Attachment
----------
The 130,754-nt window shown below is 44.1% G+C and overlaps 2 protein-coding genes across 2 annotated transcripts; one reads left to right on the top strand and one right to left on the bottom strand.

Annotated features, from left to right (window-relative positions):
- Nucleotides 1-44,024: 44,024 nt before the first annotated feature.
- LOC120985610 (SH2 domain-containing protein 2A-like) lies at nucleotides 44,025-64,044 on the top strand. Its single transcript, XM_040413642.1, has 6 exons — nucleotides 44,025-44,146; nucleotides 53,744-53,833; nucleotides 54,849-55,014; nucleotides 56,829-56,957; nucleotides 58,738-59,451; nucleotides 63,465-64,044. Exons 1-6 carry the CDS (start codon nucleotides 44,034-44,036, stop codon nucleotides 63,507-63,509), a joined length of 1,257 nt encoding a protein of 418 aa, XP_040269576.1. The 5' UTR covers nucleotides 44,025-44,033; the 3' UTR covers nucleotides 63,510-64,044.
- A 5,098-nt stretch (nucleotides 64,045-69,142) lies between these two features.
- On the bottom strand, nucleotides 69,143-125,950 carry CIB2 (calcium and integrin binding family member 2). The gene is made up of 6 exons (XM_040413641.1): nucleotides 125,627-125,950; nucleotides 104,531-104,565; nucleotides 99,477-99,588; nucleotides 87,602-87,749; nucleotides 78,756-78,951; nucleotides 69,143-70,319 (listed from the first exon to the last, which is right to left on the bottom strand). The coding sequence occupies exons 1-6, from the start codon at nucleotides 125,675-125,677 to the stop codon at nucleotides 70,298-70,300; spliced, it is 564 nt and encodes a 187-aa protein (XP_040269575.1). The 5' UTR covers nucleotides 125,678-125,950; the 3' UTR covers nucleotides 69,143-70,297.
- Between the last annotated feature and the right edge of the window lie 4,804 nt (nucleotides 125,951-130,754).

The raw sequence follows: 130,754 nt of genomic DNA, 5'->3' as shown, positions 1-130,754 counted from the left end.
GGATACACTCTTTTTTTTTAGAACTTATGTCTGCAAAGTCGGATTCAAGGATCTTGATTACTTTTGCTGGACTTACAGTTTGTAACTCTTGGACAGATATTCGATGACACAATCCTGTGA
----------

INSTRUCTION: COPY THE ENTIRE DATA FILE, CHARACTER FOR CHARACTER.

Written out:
The 130,754-nt window shown below is 44.1% G+C and overlaps 2 protein-coding genes across 2 annotated transcripts; one reads left to right on the top strand and one right to left on the bottom strand.

Annotated features, from left to right (window-relative positions):
- Nucleotides 1-44,024: 44,024 nt before the first annotated feature.
- LOC120985610 (SH2 domain-containing protein 2A-like) lies at nucleotides 44,025-64,044 on the top strand. Its single transcript, XM_040413642.1, has 6 exons — nucleotides 44,025-44,146; nucleotides 53,744-53,833; nucleotides 54,849-55,014; nucleotides 56,829-56,957; nucleotides 58,738-59,451; nucleotides 63,465-64,044. Exons 1-6 carry the CDS (start codon nucleotides 44,034-44,036, stop codon nucleotides 63,507-63,509), a joined length of 1,257 nt encoding a protein of 418 aa, XP_040269576.1. The 5' UTR covers nucleotides 44,025-44,033; the 3' UTR covers nucleotides 63,510-64,044.
- A 5,098-nt stretch (nucleotides 64,045-69,142) lies between these two features.
- On the bottom strand, nucleotides 69,143-125,950 carry CIB2 (calcium and integrin binding family member 2). The gene is made up of 6 exons (XM_040413641.1): nucleotides 125,627-125,950; nucleotides 104,531-104,565; nucleotides 99,477-99,588; nucleotides 87,602-87,749; nucleotides 78,756-78,951; nucleotides 69,143-70,319 (listed from the first exon to the last, which is right to left on the bottom strand). The coding sequence occupies exons 1-6, from the start codon at nucleotides 125,675-125,677 to the stop codon at nucleotides 70,298-70,300; spliced, it is 564 nt and encodes a 187-aa protein (XP_040269575.1). The 5' UTR covers nucleotides 125,678-125,950; the 3' UTR covers nucleotides 69,143-70,297.
- Between the last annotated feature and the right edge of the window lie 4,804 nt (nucleotides 125,951-130,754).

The raw sequence follows: 130,754 nt of genomic DNA, 5'->3' as shown, positions 1-130,754 counted from the left end.
GGATACACTCTTTTTTTTTAGAACTTATGTCTGCAAAGTCGGATTCAAGGATCTTGATTACTTTTGCTGGACTTACAGTTTGTAACTCTTGGACAGATATTCGATGACACAATCCTGTGA